Introduction to Molecular Simulation and Statistical Thermodynamics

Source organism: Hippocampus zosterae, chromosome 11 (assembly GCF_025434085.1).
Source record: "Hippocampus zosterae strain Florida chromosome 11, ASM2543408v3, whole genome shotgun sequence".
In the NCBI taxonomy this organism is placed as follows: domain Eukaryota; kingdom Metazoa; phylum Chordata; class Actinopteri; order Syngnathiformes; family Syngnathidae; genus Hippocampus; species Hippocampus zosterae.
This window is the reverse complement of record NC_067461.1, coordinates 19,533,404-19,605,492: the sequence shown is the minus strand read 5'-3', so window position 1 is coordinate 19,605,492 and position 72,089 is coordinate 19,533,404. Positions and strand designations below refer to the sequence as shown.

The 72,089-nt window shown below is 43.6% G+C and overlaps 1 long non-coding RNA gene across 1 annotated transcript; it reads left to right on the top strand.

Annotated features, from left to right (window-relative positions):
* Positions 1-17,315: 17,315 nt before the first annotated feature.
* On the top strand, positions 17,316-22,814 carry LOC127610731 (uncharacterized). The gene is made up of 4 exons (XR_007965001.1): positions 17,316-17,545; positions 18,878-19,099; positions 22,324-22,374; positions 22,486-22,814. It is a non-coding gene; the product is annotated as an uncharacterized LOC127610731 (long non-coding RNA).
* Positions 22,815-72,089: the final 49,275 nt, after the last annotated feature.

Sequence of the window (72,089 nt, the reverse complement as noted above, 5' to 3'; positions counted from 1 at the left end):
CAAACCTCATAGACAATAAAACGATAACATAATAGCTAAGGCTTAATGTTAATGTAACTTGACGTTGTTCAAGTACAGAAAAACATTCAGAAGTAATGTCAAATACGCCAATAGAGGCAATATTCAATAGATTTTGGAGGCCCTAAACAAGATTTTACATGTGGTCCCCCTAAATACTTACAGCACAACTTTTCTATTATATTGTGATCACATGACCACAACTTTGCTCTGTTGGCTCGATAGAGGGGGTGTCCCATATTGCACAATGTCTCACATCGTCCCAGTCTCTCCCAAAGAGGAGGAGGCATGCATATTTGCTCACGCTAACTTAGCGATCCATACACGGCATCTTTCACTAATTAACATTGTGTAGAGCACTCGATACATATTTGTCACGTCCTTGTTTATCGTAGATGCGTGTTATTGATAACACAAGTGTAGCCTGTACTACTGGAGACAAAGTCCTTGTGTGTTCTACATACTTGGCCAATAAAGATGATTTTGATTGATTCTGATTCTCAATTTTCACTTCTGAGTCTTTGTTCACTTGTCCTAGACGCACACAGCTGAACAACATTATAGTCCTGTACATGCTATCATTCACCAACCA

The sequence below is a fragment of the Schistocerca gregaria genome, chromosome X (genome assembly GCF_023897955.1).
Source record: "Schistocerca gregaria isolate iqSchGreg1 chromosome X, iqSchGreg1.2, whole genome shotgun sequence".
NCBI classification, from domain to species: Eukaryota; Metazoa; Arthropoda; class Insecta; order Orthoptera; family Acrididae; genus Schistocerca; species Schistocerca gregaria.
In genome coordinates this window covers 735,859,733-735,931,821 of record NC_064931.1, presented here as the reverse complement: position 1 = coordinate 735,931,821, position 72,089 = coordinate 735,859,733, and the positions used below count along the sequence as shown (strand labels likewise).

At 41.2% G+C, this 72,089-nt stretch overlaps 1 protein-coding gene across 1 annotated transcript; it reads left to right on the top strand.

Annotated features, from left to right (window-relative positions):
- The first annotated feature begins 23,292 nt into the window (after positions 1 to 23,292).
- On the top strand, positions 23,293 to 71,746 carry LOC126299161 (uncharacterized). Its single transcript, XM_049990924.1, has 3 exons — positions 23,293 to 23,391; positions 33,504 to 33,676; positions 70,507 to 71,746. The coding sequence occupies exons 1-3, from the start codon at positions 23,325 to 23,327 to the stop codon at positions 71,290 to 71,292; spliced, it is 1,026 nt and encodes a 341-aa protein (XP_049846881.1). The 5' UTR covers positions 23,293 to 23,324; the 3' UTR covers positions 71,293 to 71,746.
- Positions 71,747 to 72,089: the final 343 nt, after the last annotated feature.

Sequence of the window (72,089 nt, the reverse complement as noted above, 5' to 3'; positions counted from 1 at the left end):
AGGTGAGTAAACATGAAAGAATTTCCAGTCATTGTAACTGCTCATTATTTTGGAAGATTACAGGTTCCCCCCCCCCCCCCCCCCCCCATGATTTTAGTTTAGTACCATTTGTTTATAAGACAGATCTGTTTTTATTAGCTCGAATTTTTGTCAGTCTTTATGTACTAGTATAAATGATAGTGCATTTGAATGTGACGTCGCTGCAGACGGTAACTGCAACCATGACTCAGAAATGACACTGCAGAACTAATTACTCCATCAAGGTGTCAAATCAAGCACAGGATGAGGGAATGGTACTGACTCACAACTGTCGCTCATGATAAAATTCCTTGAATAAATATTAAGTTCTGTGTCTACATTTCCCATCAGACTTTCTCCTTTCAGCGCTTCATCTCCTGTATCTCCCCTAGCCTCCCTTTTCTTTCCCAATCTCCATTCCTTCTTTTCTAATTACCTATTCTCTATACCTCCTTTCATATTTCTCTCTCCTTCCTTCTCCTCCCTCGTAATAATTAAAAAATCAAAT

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Statistical Thermodynamics and Molecular Simulation aim at describing the properties of systems that consist of many individual particles (atoms, molecules). Although the properties of the complete system follow directly from the properties and interactions of the individual particles, usually these properties cannot be calculated directly by using pen and paper only. Computer simulations are a convenient and modern tool to actually calculate these properties. These so-called molecular simulations are widely used in the field of chemistry and physics to (1) predict properties of existing or new materials, (2) predict new phenomena, which may lead to new experiments and the development of new theories (3) test approximate theories for these systems. Our book is organized into two parts. In Part I, the concepts of statistical thermodynamics are illustrated with simple computer simulations. These concepts (for example the second law of thermodynamics) can be quite abstract for beginning students. Our teaching experience is that computer simulations are an excellent tool for understanding these concepts. This part of the book is specifically aimed at the bachelor level. In Part II, the basics of molecular simulations are explained based on the concepts that were introduced in Part I. It is shown how these simulations can be used to calculate properties of systems of interacting molecules. This part of the book is specifically aimed at the master level. A beginning master student with some basic knowledge of classical thermodynamics will be able to start with Part II of the book.